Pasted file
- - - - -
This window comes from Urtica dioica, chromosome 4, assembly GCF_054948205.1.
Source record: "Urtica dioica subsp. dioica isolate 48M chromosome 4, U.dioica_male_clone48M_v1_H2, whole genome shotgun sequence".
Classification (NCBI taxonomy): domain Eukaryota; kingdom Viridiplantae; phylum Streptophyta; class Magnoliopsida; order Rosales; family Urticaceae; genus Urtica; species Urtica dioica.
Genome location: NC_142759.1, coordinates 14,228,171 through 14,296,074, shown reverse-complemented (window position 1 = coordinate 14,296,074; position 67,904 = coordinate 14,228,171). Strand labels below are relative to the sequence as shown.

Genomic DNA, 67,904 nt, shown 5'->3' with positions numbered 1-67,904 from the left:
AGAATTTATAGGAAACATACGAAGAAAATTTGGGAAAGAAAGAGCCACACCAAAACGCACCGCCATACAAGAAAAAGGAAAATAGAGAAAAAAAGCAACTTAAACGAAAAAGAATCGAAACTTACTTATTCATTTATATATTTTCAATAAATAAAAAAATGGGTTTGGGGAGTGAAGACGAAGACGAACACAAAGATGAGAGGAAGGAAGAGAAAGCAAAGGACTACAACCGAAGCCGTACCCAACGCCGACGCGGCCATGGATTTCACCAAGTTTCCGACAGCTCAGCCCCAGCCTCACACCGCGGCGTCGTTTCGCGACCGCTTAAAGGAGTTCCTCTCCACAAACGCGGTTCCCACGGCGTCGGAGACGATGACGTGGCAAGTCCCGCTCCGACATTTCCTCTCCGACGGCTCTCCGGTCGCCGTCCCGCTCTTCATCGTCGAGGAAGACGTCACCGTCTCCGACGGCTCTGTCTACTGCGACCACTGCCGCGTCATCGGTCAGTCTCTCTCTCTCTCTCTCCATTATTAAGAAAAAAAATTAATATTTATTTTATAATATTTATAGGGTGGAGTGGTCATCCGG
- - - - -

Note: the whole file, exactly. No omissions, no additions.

This window comes from Urtica dioica, chromosome 4, assembly GCF_054948205.1.
Source record: "Urtica dioica subsp. dioica isolate 48M chromosome 4, U.dioica_male_clone48M_v1_H2, whole genome shotgun sequence".
Classification (NCBI taxonomy): domain Eukaryota; kingdom Viridiplantae; phylum Streptophyta; class Magnoliopsida; order Rosales; family Urticaceae; genus Urtica; species Urtica dioica.
Genome location: NC_142759.1, coordinates 14,228,171 through 14,296,074, shown reverse-complemented (window position 1 = coordinate 14,296,074; position 67,904 = coordinate 14,228,171). Strand labels below are relative to the sequence as shown.

Genomic DNA, 67,904 nt, shown 5'->3' with positions numbered 1-67,904 from the left:
AGAATTTATAGGAAACATACGAAGAAAATTTGGGAAAGAAAGAGCCACACCAAAACGCACCGCCATACAAGAAAAAGGAAAATAGAGAAAAAAAGCAACTTAAACGAAAAAGAATCGAAACTTACTTATTCATTTATATATTTTCAATAAATAAAAAAATGGGTTTGGGGAGTGAAGACGAAGACGAACACAAAGATGAGAGGAAGGAAGAGAAAGCAAAGGACTACAACCGAAGCCGTACCCAACGCCGACGCGGCCATGGATTTCACCAAGTTTCCGACAGCTCAGCCCCAGCCTCACACCGCGGCGTCGTTTCGCGACCGCTTAAAGGAGTTCCTCTCCACAAACGCGGTTCCCACGGCGTCGGAGACGATGACGTGGCAAGTCCCGCTCCGACATTTCCTCTCCGACGGCTCTCCGGTCGCCGTCCCGCTCTTCATCGTCGAGGAAGACGTCACCGTCTCCGACGGCTCTGTCTACTGCGACCACTGCCGCGTCATCGGTCAGTCTCTCTCTCTCTCTCTCCATTATTAAGAAAAAAAATTAATATTTATTTTATAATATTTATAGGGTGGAGTGGTCATCCGG